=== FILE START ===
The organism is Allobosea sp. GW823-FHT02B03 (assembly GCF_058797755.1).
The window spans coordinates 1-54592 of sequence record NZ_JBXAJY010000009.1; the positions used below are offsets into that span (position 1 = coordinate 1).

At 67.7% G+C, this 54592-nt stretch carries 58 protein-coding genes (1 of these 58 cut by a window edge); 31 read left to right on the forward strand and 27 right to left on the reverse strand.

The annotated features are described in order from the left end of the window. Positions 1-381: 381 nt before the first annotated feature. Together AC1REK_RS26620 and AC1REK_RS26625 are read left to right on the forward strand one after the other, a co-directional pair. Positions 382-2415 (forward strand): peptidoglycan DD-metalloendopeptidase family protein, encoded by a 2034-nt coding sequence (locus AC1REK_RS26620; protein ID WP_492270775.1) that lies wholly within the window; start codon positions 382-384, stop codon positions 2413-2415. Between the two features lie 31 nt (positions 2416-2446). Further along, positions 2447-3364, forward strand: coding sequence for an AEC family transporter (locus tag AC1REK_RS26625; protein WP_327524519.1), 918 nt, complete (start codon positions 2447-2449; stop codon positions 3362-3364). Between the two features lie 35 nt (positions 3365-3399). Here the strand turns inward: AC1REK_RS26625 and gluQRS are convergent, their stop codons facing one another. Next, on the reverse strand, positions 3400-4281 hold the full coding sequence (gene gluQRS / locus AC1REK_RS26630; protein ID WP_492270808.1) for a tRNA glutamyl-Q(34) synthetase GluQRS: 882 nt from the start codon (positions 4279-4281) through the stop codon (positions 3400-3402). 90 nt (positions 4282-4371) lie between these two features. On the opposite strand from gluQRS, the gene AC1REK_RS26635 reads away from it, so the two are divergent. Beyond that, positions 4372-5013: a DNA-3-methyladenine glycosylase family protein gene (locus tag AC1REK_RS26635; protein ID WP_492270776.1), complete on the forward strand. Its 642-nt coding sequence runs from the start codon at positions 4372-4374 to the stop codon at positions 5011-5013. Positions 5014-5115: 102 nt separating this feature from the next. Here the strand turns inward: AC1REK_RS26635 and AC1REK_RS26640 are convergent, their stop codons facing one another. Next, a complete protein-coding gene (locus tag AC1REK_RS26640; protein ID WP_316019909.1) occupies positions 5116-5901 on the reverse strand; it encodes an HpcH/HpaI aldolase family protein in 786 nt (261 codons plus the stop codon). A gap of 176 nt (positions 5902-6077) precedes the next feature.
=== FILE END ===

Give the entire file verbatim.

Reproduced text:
The organism is Allobosea sp. GW823-FHT02B03 (assembly GCF_058797755.1).
The window spans coordinates 1-54592 of sequence record NZ_JBXAJY010000009.1; the positions used below are offsets into that span (position 1 = coordinate 1).

At 67.7% G+C, this 54592-nt stretch carries 58 protein-coding genes (1 of these 58 cut by a window edge); 31 read left to right on the forward strand and 27 right to left on the reverse strand.

The annotated features are described in order from the left end of the window. Positions 1-381: 381 nt before the first annotated feature. Together AC1REK_RS26620 and AC1REK_RS26625 are read left to right on the forward strand one after the other, a co-directional pair. Positions 382-2415 (forward strand): peptidoglycan DD-metalloendopeptidase family protein, encoded by a 2034-nt coding sequence (locus AC1REK_RS26620; protein ID WP_492270775.1) that lies wholly within the window; start codon positions 382-384, stop codon positions 2413-2415. Between the two features lie 31 nt (positions 2416-2446). Further along, positions 2447-3364, forward strand: coding sequence for an AEC family transporter (locus tag AC1REK_RS26625; protein WP_327524519.1), 918 nt, complete (start codon positions 2447-2449; stop codon positions 3362-3364). Between the two features lie 35 nt (positions 3365-3399). Here the strand turns inward: AC1REK_RS26625 and gluQRS are convergent, their stop codons facing one another. Next, on the reverse strand, positions 3400-4281 hold the full coding sequence (gene gluQRS / locus AC1REK_RS26630; protein ID WP_492270808.1) for a tRNA glutamyl-Q(34) synthetase GluQRS: 882 nt from the start codon (positions 4279-4281) through the stop codon (positions 3400-3402). 90 nt (positions 4282-4371) lie between these two features. On the opposite strand from gluQRS, the gene AC1REK_RS26635 reads away from it, so the two are divergent. Beyond that, positions 4372-5013: a DNA-3-methyladenine glycosylase family protein gene (locus tag AC1REK_RS26635; protein ID WP_492270776.1), complete on the forward strand. Its 642-nt coding sequence runs from the start codon at positions 4372-4374 to the stop codon at positions 5011-5013. Positions 5014-5115: 102 nt separating this feature from the next. Here the strand turns inward: AC1REK_RS26635 and AC1REK_RS26640 are convergent, their stop codons facing one another. Next, a complete protein-coding gene (locus tag AC1REK_RS26640; protein ID WP_316019909.1) occupies positions 5116-5901 on the reverse strand; it encodes an HpcH/HpaI aldolase family protein in 786 nt (261 codons plus the stop codon). A gap of 176 nt (positions 5902-6077) precedes the next feature.